El Camino: A Breaking Bad Movie review

Official Netflix POster

Movie poster from NEtflix

Official Netflix POster

Xzavier Contreras, Journalist

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To end a TV show can be difficult, especially when the show is critically acclaimed, award winning, and better written than most movies. Anyone familiar with the name Vince Gilligan will know his best work, Breaking Bad. To watch the show itself, can be a great experience for many. The ending itself, can be described as satisfying, but the ending also lead one character’s fate to be determined by the audience.

Russell Ruiz, a senior at ERHS said,

“It was one of the nest Netflix movies I’ve seen. I saw it in a movie theatre, which made the experience much better.

Jesse Pinkman from Breaking Bad, can be seen as the most tortured characters in television history, from being beaten, to his own girlfriend dying from an overdose right beside him. In the show, during the 5th season, Jesse Pinkman himself was seen at the end riding away in a Chevrolet El Camino.

Ethan Murillo, a senior at ERHS says,

“I enjoyed watching the movie for what it is. The Breaking Bad series is probably one of my favorite TV shows that I’ve watched, and the movie is just as good.”

Ethan Murillo
Ethan Murillo

The Movie El Camino, picks up immediately after the events of the final episode, with Jesse driving in the El Camino screaming as he escaped slavery. The movie is his journey from his escape from on the run to freedom. 

From beginning to end Jesse Pinkman is a fugitive, seen as Walter White’s accomplice in the drug trade. The plot is Jesse is trying to find money to escape from his current life and to try and start a new life thanks to the help of Joe the Disappearer.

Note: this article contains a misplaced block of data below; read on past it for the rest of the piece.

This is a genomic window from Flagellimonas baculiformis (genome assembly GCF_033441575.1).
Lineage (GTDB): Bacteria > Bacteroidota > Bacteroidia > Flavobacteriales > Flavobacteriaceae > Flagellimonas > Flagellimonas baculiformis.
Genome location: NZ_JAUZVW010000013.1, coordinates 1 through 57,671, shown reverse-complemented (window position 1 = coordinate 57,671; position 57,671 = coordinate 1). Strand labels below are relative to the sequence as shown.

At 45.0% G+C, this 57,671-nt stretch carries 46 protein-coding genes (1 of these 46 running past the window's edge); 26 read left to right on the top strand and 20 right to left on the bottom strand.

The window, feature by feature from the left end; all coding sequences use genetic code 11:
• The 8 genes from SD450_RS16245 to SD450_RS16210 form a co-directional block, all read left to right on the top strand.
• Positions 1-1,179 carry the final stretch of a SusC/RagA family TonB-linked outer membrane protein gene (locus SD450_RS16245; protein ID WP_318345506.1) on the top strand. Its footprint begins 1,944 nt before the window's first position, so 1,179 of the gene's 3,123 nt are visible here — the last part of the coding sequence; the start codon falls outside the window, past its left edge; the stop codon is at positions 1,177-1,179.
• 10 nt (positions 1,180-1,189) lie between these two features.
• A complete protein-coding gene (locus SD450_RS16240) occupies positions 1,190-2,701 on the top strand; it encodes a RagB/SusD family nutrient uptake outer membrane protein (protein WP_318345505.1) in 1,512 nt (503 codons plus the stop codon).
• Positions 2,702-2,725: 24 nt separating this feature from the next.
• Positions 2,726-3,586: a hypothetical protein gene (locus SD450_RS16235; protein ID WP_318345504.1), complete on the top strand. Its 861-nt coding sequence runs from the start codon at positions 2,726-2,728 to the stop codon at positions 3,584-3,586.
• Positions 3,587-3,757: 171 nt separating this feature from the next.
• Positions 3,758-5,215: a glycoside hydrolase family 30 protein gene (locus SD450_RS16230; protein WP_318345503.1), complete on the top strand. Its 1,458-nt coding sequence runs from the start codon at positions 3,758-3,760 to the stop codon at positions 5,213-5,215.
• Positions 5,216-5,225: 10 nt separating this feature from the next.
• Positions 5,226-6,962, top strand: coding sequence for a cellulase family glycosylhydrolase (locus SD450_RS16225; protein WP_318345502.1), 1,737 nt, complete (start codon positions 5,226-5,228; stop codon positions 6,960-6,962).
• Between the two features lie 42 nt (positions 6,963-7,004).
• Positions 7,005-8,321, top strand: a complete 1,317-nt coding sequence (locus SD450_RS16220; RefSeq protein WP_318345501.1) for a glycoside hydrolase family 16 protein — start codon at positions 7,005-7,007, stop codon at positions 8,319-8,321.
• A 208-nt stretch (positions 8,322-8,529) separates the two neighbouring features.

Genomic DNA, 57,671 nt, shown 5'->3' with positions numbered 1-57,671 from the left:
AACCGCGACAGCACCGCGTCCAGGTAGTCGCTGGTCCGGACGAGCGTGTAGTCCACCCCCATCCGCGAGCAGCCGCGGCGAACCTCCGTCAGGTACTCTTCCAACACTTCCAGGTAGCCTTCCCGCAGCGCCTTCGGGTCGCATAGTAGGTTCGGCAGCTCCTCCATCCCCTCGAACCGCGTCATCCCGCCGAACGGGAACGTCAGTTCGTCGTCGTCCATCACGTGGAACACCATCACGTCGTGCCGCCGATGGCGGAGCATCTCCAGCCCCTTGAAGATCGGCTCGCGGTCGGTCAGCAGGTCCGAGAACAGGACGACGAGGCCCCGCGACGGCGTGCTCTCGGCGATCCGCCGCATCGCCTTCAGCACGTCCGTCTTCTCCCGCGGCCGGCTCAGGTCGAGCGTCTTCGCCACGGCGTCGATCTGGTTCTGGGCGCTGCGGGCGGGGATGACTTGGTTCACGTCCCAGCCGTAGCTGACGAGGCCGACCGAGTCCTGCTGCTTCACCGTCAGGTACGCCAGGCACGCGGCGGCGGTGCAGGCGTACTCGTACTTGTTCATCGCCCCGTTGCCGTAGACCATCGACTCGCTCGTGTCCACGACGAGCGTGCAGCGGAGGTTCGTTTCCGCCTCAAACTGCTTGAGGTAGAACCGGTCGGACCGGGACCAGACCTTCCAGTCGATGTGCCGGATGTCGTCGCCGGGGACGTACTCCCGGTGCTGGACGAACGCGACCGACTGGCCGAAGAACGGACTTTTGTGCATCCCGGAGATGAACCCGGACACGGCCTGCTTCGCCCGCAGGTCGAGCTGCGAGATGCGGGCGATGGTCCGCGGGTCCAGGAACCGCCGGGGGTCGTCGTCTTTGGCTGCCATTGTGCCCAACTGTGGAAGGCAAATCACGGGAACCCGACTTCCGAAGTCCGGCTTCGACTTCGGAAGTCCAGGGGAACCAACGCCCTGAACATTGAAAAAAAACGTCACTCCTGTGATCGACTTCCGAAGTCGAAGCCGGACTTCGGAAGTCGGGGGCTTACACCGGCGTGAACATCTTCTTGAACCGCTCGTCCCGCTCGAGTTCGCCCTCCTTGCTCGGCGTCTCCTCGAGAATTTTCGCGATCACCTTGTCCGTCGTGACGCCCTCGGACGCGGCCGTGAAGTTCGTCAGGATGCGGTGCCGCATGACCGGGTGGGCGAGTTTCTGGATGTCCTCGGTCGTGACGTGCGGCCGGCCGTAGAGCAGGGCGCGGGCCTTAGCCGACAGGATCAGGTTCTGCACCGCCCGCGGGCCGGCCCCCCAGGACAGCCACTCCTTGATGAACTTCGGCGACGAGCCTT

The film is filled with flashbacks to Jesse’s time in slavery to Jack’s White Supremicist gang, and the present of trying to find money.

 

The film has many wide shots of landscapes of the New Mexico state, while presenting a dramatic atmosphere, questioning the fate of Jesse Pinkman. 

By the end, Jesse must face off against the people who helped keep him in a cage, in a wild west standoff. Acquiring the money needed to start a new life, the location is presented in a flashback played at the beginning of the film, giving the peaceful send off to Pinkman. 

 

Ruiz said, 

“I like that it gave an ending to Jesse Pinkman, I feel the series has completed one of the best characters I’ve seen in a TV show. The ending of El Camino is just satisfying overall.”

 

Murillo says,

“I was confused by the ending, but now I understand some of the things that happened, like his letter to Brock, and his new life in Alaska.”

 

As Vince Gilligan gives titles a double meaning, the title “El Camino” not only refers to the car, but refers to Jesse’s journey, as in spanish El Camino translates to ‘the road’ or ‘the way’,  the journey to freedom and a new life.